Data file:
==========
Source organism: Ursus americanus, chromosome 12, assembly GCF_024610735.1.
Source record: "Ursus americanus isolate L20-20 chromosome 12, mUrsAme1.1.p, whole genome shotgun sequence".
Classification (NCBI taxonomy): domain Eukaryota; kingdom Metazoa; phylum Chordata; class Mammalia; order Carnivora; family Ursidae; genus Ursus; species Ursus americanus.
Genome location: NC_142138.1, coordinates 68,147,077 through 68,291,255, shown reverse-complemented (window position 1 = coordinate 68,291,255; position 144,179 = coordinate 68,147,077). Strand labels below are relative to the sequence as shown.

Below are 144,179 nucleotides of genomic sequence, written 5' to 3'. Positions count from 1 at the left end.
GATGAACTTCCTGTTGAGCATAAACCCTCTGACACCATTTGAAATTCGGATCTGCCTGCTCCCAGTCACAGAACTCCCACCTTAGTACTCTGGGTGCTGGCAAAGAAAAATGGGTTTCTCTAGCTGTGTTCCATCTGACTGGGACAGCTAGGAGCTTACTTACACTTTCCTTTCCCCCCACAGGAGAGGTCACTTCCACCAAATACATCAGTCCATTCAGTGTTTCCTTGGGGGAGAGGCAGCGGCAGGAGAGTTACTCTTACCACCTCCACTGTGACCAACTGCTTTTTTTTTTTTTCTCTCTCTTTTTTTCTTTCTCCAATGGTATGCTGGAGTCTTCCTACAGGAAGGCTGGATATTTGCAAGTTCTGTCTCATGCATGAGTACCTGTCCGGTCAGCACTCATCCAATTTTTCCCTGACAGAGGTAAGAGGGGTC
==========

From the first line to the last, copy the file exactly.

Source organism: Ursus americanus, chromosome 12, assembly GCF_024610735.1.
Source record: "Ursus americanus isolate L20-20 chromosome 12, mUrsAme1.1.p, whole genome shotgun sequence".
Classification (NCBI taxonomy): domain Eukaryota; kingdom Metazoa; phylum Chordata; class Mammalia; order Carnivora; family Ursidae; genus Ursus; species Ursus americanus.
Genome location: NC_142138.1, coordinates 68,147,077 through 68,291,255, shown reverse-complemented (window position 1 = coordinate 68,291,255; position 144,179 = coordinate 68,147,077). Strand labels below are relative to the sequence as shown.

Below are 144,179 nucleotides of genomic sequence, written 5' to 3'. Positions count from 1 at the left end.
GATGAACTTCCTGTTGAGCATAAACCCTCTGACACCATTTGAAATTCGGATCTGCCTGCTCCCAGTCACAGAACTCCCACCTTAGTACTCTGGGTGCTGGCAAAGAAAAATGGGTTTCTCTAGCTGTGTTCCATCTGACTGGGACAGCTAGGAGCTTACTTACACTTTCCTTTCCCCCCACAGGAGAGGTCACTTCCACCAAATACATCAGTCCATTCAGTGTTTCCTTGGGGGAGAGGCAGCGGCAGGAGAGTTACTCTTACCACCTCCACTGTGACCAACTGCTTTTTTTTTTTTTCTCTCTCTTTTTTTCTTTCTCCAATGGTATGCTGGAGTCTTCCTACAGGAAGGCTGGATATTTGCAAGTTCTGTCTCATGCATGAGTACCTGTCCGGTCAGCACTCATCCAATTTTTCCCTGACAGAGGTAAGAGGGGTC